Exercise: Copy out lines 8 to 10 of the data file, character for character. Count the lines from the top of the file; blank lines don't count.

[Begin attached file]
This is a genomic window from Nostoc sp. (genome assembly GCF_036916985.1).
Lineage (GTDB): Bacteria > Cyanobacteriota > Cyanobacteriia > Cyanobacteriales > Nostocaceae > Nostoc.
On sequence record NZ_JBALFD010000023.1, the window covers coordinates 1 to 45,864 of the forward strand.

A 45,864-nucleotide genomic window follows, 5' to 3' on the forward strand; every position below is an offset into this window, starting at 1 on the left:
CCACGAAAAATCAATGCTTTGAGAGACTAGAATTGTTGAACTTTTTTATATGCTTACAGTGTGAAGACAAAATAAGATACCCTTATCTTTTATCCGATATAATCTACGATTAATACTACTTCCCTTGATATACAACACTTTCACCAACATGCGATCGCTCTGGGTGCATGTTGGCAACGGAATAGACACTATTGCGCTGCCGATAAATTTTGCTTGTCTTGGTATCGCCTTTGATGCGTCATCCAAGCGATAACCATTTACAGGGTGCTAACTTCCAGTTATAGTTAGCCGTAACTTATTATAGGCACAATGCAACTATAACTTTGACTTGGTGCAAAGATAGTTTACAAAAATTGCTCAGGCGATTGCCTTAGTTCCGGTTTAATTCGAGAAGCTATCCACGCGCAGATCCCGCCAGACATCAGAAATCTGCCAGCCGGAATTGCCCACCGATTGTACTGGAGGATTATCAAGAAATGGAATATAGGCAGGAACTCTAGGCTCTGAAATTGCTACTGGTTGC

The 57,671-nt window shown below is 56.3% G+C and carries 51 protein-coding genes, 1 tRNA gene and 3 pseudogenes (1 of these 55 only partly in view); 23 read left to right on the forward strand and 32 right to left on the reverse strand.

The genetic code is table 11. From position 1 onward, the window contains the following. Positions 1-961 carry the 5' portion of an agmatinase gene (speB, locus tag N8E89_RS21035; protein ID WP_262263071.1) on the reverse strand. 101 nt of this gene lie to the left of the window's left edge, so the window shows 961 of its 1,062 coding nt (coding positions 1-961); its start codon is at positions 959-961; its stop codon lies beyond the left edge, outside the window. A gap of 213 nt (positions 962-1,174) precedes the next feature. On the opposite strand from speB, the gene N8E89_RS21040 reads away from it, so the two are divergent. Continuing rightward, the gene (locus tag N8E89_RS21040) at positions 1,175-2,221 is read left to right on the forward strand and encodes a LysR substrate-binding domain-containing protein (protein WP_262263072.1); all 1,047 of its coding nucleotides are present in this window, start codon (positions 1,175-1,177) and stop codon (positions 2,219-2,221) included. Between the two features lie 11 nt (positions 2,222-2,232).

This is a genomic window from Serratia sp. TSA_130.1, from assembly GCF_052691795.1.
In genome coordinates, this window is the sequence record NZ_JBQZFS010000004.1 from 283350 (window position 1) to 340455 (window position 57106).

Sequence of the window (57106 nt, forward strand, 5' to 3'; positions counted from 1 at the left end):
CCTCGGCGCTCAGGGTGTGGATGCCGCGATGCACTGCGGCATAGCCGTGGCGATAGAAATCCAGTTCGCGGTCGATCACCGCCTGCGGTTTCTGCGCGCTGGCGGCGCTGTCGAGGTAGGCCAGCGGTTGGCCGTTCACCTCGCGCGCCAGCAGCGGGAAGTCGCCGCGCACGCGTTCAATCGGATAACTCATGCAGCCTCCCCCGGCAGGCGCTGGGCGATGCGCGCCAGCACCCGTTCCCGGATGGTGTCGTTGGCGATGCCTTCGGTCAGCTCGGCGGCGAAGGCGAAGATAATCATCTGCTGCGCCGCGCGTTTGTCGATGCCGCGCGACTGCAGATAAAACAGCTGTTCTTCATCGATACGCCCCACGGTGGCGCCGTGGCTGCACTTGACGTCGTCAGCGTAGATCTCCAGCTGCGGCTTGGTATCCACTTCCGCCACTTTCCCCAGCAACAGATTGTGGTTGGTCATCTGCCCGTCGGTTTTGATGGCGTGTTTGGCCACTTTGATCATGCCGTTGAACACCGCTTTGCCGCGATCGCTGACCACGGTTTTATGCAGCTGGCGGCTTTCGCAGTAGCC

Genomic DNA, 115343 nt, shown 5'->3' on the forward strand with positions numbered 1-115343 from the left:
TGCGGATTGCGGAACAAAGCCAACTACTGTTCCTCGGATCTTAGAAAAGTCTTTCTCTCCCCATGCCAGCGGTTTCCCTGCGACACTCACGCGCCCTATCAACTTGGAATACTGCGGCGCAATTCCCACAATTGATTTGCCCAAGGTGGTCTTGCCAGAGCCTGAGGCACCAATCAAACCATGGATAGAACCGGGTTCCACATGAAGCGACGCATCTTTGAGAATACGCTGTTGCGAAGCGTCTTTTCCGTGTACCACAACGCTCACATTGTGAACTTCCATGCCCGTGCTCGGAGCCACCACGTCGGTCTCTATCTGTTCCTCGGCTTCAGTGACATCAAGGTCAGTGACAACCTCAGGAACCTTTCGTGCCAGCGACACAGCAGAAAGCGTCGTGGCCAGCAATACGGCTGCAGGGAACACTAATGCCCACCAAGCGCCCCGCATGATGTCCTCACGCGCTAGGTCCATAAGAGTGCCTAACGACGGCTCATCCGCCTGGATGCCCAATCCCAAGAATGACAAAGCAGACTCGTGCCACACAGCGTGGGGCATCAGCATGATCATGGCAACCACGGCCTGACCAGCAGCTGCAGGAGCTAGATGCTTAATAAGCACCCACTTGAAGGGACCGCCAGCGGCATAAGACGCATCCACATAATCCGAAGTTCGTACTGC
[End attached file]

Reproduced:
This is a genomic window from Serratia sp. TSA_130.1, from assembly GCF_052691795.1.
In genome coordinates, this window is the sequence record NZ_JBQZFS010000004.1 from 283350 (window position 1) to 340455 (window position 57106).

Sequence of the window (57106 nt, forward strand, 5' to 3'; positions counted from 1 at the left end):